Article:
Willem Ratte was imprisoned by the ANC for staging a peaceful protest [Fort Schanskop, 7th December 1993. Ed.]. He went on a hunger strike, almost died, but emerged from prison to retake his place as an icon of Afrikanerdom. […]
“The real Puritan ethic of those who run the post-Christian West is that no group of individuals can dare to rise above the designated level set for them by the ruling elites at the U.N. and U.S. State Department,” said Ratte, in an interview with WorldNetDaily.
“We are back to building the Pyramids. Sure, the Egyptians didn’t allow unions or have UPC labels on their bricks. But there is no doubt that a rebellion is needed against the ruling elites that are destroying our Western nations, our culture, morals and Christian heritage. It would be better to die fighting against evil than to live in shame,” he added.
Ratte invited this reporter to be a guest on his Radio Donkerhoek station outside Pretoria. Donkerhoek is an Afrikaans word meaning “Dark Corner,” in reference to the site of British concentration camps during the Boer War where 26,000 Afrikaner women and children were starved to death between 1900 and 1902.
Within 49 hours after speaking about the issues described in this article, Nelson Mandela sent in the army, complete with infantry and helicopter support, to destroy the radio station and arrested Willem Ratte. The ANC government subsequently blocked two contracts this reporter had agreed to with major South African publishers to publish a Christian, anti-communist novel called “The Third Boer War.”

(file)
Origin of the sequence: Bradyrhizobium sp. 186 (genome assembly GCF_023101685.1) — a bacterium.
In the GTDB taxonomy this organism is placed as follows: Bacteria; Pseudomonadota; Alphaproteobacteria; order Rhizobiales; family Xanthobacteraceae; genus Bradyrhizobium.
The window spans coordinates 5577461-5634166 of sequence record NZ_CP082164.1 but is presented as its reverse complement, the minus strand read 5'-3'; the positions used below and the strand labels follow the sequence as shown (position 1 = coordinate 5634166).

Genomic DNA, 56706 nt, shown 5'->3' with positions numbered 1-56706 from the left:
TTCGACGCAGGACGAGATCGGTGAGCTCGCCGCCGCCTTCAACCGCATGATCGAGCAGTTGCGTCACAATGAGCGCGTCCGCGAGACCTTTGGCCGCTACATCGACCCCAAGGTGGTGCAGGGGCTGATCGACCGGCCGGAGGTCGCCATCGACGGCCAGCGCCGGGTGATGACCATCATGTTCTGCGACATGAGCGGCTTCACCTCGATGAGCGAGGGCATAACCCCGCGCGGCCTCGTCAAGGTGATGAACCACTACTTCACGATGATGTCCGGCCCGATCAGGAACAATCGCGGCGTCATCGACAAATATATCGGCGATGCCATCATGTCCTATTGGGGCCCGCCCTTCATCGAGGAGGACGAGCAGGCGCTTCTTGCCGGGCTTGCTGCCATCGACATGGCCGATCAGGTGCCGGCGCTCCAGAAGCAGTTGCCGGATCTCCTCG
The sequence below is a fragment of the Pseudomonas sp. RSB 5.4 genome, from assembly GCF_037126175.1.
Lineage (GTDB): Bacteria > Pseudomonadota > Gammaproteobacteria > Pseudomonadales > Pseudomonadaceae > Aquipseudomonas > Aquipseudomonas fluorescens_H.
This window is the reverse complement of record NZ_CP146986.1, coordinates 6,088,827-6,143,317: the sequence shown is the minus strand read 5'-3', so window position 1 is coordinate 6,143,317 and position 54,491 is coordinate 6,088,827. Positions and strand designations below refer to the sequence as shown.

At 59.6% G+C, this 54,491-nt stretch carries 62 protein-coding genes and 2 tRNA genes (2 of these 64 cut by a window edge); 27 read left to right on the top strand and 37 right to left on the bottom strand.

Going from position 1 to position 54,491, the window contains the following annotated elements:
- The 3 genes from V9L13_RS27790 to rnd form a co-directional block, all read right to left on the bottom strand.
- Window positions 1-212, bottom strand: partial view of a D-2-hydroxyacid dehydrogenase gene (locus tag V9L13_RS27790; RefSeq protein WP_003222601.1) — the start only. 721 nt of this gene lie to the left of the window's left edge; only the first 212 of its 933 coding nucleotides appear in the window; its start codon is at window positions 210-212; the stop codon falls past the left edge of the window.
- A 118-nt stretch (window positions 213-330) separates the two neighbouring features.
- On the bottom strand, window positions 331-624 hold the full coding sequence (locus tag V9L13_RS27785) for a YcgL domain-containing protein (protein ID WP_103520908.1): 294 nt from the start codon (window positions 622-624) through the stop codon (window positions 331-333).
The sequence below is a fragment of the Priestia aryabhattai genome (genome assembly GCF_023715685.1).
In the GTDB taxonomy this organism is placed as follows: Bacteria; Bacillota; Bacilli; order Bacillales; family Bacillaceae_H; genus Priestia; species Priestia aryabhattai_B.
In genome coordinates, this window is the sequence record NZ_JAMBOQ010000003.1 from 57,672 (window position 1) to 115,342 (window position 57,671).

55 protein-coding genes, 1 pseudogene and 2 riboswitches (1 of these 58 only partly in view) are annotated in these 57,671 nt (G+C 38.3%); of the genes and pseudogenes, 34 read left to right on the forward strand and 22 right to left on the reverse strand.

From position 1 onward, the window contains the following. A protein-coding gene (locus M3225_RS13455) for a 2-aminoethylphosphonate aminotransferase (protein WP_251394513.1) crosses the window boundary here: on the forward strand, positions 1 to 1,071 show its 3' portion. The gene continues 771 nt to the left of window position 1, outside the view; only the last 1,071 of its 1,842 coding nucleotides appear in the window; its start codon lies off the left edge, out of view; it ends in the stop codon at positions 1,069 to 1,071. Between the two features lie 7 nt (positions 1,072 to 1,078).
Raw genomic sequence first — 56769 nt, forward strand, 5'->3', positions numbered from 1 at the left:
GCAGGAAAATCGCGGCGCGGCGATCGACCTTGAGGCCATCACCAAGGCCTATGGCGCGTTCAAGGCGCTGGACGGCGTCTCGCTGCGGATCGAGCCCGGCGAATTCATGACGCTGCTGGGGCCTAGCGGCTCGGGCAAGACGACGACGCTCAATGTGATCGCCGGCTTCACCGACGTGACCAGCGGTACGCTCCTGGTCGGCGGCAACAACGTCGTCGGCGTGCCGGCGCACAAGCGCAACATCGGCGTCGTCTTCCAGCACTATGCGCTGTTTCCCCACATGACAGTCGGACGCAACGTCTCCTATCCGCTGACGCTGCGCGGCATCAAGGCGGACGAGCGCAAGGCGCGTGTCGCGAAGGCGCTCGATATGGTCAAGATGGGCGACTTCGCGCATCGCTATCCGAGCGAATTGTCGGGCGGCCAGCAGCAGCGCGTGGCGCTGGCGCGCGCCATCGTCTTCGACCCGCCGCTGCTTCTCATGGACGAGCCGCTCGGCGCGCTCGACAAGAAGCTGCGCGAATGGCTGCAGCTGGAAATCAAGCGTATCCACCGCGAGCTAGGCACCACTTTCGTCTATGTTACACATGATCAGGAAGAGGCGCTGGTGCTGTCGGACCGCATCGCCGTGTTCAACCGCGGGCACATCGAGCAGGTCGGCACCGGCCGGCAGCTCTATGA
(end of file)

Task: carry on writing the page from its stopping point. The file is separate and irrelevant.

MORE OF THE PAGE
To this day, this reporter is besieged by universities around the U.S. for information on Angola, UNITA and Executive Outcomes.
As for the future of UNITA, it will be up to the courageous diamond smugglers like Nikki and Mindy to bridge the gap between a life of slavery and genocide and one of freedom for the Christian soldiers of UNITA.
According to scores of UNITA soldiers and civilians interviewed by WorldNetDaily, supporting UNITA and the Zambian government, exposing the cabal of the U.N. and DeBeers, and getting the U.S. Congress and Pentagon to implement a No-Fly Zone in Southern Angola should be the priority of all Americans concerned with the fate of Christians in Angola.


[Jonas Savimbi was killed in combat, the 22nd February 2002. UNITA has surrendered soon after. Ed].

Jonas Savimbi dead